We can ask heretical questions such as why OOP should be used in all programming situations as many of its proponents insist. We can question the wisdom of allowing C programmers to write the narratives and code examples for the Help system in VB.NET. We can wonder why structures are included in VB.NET if OOP experts insist that you should never use them.
We can freely applaud VB.NET when it improves on traditional VB programming features (streaming and serialization, for instance), and point out when VB.NET creates needless confusion. (Some collections in VB.NET are zero-based; some are one-based. And there's no rhyme or reason involved, no pattern you can discover, no rule you can learn, to deal with this problem.)
Another benefit of being outside programming and academic officialdom is that we can be clear. There is a lingo developing around programming, and too much of it appears to serve no real purpose other than job protection. If others cannot read your source code, or even understand your comments, then it's likely they'll respect you and you'll keep your job. Likewise, if you follow the party line and keep your geek-speak up-to-date, you'll be on the team. So the usual little closed society of a priest class is being built. Remember that only a short time ago mass was said in Latin, a language that the churchgoers couldn't understand. And if you visit a college class in music theory or film theory today, you won't comprehend most of what's being said.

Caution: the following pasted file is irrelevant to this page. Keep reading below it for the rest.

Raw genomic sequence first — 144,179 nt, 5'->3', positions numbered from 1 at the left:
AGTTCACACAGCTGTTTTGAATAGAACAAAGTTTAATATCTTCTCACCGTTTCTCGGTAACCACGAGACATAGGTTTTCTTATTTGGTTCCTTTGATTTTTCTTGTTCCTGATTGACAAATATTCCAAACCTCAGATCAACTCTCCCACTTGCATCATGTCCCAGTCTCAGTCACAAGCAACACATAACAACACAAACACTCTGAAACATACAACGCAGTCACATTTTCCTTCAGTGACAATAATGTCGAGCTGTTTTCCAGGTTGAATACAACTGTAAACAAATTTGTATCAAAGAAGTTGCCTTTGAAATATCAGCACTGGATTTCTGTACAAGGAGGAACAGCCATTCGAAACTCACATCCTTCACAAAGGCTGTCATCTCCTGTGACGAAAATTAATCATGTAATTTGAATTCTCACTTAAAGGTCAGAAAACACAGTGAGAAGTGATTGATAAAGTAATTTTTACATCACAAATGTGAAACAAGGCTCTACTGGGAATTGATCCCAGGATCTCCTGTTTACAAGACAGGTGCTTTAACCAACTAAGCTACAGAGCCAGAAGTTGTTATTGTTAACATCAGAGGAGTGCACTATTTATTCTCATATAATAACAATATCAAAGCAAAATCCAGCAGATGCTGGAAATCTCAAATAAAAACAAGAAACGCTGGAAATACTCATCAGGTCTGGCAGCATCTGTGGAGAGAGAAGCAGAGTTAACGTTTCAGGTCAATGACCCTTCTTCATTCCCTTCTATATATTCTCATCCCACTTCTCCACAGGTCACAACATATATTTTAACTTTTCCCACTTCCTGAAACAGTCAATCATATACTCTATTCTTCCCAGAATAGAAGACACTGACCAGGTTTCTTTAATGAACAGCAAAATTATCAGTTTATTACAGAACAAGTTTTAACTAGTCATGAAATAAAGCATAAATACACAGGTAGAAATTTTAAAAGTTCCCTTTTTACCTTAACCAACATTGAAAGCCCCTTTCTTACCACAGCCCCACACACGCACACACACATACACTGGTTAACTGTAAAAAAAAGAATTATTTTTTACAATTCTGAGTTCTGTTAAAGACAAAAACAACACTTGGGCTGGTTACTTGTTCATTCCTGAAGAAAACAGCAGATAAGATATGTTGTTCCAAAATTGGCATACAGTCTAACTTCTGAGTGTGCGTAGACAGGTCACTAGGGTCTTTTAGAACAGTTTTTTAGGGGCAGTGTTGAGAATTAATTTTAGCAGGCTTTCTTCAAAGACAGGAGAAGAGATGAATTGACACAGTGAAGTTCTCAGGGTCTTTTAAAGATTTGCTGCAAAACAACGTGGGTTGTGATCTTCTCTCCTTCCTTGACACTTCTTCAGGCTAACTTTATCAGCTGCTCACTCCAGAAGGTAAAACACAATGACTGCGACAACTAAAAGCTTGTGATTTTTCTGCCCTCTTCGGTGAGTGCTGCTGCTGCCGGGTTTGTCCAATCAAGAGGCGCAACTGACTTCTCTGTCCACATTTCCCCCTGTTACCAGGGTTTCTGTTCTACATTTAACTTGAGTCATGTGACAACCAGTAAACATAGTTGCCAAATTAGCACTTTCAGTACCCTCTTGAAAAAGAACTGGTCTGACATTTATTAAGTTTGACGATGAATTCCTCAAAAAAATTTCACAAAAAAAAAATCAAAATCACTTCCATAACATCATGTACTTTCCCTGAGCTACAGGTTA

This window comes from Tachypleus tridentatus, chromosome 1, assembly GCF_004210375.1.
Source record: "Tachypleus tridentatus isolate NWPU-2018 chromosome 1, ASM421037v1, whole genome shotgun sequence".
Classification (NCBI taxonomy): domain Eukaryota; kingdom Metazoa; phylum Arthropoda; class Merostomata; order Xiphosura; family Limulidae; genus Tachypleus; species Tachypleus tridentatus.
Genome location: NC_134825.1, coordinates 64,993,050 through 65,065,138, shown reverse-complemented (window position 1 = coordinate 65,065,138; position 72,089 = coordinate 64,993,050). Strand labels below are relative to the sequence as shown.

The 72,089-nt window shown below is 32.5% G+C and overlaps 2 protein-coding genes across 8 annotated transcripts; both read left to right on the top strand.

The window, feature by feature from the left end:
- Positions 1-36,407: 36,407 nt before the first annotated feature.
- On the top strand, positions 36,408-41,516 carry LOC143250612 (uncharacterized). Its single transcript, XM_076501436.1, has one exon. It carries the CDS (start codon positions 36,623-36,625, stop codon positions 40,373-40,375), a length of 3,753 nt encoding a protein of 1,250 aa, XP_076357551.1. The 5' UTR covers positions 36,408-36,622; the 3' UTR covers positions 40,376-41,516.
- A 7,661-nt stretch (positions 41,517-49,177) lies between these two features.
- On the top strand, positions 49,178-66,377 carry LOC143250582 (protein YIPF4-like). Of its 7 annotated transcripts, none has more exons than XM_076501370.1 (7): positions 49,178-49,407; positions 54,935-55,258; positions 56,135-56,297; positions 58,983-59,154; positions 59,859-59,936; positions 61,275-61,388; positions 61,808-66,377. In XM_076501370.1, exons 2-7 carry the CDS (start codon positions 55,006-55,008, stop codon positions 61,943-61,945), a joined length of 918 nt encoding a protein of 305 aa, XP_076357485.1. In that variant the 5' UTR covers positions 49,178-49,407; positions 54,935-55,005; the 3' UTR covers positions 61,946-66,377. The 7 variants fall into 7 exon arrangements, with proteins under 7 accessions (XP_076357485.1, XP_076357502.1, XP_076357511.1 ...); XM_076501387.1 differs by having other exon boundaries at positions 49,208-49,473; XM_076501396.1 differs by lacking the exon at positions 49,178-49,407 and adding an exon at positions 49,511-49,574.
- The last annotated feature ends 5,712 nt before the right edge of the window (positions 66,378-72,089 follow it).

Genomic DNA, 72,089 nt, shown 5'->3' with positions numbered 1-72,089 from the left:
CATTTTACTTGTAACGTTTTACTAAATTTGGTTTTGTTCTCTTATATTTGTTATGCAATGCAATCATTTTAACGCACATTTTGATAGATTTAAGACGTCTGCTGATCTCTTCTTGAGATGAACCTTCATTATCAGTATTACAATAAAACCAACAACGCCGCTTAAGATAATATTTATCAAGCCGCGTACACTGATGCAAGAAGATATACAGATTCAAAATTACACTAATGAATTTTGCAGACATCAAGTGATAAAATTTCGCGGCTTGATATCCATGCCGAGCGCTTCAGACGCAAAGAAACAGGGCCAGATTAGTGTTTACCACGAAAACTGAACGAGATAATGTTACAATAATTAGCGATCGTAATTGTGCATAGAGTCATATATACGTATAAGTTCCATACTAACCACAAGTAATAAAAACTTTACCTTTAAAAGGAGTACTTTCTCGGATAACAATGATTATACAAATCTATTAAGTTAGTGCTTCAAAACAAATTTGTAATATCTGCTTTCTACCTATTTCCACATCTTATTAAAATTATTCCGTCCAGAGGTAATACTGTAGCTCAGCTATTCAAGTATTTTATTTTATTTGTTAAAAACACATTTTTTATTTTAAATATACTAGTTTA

When we do now and then indulge in techie jargon in this book, it's usually to let you know what's meant by the latest catchphrases. True, the term overloaded signature is used in this book, but right next to it is the parenthetical explanation (more than one argument list), just so you'll know what the heck is being discussed. And when terminology, such as strongly typed, has several different meanings, we point that out to you.
There's one final benefit derived from the authors' status as independent writers, free of any obligation to particular corporations or institutions: we can be entertaining, or at least less boring than the average computer book. Academic articles and books, including many programming books, deliberately avoid amusing or interesting writing. It's thought in some circles that if your writing isn't obscure or tedious, then you must not be discussing anything sufficiently serious. We take the position that honest, understandable, direct, and interesting writing is preferable to the alternative.